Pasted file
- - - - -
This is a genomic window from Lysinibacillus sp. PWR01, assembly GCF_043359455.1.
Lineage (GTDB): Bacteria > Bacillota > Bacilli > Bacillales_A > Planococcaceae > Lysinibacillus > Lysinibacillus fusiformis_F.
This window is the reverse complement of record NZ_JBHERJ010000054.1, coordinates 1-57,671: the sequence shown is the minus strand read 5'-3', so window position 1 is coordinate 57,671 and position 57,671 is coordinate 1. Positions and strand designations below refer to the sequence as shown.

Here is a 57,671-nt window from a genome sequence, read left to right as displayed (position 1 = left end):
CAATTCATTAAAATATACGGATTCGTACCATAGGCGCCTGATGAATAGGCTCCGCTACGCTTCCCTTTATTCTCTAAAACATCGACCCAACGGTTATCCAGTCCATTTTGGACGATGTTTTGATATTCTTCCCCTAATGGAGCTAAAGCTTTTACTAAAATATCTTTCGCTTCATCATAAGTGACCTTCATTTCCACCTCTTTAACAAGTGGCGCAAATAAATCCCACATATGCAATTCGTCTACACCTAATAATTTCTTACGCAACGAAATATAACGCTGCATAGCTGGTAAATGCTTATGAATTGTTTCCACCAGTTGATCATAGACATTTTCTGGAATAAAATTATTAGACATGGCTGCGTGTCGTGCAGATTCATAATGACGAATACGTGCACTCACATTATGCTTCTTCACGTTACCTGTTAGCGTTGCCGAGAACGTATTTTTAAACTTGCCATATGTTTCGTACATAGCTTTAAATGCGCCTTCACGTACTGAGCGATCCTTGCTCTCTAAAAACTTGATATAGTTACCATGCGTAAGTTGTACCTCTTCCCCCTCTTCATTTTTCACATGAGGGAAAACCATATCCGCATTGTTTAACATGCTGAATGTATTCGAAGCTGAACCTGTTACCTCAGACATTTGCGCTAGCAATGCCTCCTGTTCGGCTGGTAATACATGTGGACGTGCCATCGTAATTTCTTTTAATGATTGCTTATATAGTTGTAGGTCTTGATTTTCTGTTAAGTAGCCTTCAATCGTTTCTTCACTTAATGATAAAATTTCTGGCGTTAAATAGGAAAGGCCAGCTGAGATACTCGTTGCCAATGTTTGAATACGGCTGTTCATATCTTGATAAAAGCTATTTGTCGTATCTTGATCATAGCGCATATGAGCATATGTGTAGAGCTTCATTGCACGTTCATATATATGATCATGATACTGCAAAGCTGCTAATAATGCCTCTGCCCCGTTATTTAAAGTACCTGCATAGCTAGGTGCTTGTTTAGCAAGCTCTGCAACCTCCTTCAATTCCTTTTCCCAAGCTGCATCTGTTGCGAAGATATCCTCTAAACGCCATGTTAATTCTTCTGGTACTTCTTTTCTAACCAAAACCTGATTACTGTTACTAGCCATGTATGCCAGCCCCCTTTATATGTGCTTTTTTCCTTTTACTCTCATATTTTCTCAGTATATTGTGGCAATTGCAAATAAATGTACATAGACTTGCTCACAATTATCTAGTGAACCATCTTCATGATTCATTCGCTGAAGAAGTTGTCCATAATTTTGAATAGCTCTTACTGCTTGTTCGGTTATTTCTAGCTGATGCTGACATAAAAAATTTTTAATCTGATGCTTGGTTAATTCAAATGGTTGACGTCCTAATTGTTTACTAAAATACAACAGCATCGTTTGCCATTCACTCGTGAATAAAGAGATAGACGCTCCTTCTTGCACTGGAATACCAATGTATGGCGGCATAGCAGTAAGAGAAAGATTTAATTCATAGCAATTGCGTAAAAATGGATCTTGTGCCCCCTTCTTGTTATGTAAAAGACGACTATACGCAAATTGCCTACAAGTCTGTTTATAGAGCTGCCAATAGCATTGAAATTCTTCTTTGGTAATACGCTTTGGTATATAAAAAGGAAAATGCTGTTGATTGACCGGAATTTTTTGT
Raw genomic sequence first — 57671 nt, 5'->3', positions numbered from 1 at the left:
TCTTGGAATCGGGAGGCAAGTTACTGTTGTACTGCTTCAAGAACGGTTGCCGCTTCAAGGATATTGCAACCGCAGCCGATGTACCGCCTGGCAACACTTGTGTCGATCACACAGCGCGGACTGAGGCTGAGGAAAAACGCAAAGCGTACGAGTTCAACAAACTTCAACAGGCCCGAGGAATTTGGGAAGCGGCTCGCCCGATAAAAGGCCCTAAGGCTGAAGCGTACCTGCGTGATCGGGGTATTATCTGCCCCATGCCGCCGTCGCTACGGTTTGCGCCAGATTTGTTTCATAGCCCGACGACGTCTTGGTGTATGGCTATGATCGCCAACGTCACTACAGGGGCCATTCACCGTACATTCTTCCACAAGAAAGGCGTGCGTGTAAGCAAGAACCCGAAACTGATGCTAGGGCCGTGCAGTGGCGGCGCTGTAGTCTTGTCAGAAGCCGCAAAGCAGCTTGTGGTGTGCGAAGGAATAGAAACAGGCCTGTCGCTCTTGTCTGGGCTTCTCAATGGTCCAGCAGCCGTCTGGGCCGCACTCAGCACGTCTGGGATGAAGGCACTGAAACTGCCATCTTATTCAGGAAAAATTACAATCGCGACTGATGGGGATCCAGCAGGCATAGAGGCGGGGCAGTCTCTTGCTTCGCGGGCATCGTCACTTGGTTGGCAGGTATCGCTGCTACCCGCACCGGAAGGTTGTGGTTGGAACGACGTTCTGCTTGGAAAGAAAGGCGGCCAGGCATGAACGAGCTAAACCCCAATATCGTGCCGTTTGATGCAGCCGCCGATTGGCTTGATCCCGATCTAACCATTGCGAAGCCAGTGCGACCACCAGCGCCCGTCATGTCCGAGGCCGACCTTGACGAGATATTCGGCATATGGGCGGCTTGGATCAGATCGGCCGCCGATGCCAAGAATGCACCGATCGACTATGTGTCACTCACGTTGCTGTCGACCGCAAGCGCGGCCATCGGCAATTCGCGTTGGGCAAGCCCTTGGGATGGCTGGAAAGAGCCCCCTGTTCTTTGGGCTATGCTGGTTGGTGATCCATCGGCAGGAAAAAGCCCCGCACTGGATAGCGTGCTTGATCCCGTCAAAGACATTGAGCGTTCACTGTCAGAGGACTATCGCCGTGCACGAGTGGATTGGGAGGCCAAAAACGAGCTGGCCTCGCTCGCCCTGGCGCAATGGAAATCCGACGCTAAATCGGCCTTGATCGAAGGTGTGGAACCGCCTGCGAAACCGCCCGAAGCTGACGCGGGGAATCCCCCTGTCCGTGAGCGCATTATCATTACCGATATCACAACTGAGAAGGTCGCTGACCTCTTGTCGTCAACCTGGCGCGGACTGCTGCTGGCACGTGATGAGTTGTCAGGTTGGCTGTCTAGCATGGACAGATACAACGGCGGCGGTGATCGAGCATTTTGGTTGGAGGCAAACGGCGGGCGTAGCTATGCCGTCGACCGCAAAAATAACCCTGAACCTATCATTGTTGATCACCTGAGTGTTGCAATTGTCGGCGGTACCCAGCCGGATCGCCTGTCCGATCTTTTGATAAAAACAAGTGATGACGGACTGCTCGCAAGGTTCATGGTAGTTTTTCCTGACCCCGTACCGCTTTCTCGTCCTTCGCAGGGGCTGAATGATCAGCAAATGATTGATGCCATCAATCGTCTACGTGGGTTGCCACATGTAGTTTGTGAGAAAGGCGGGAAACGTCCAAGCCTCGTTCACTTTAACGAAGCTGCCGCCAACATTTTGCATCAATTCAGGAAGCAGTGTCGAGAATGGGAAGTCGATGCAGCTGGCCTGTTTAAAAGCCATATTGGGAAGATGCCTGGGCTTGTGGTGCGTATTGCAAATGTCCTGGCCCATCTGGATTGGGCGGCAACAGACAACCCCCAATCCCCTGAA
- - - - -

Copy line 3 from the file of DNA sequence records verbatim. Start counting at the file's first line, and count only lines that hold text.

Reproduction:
This window is the reverse complement of record NZ_JBHERJ010000054.1, coordinates 1-57,671: the sequence shown is the minus strand read 5'-3', so window position 1 is coordinate 57,671 and position 57,671 is coordinate 1. Positions and strand designations below refer to the sequence as shown.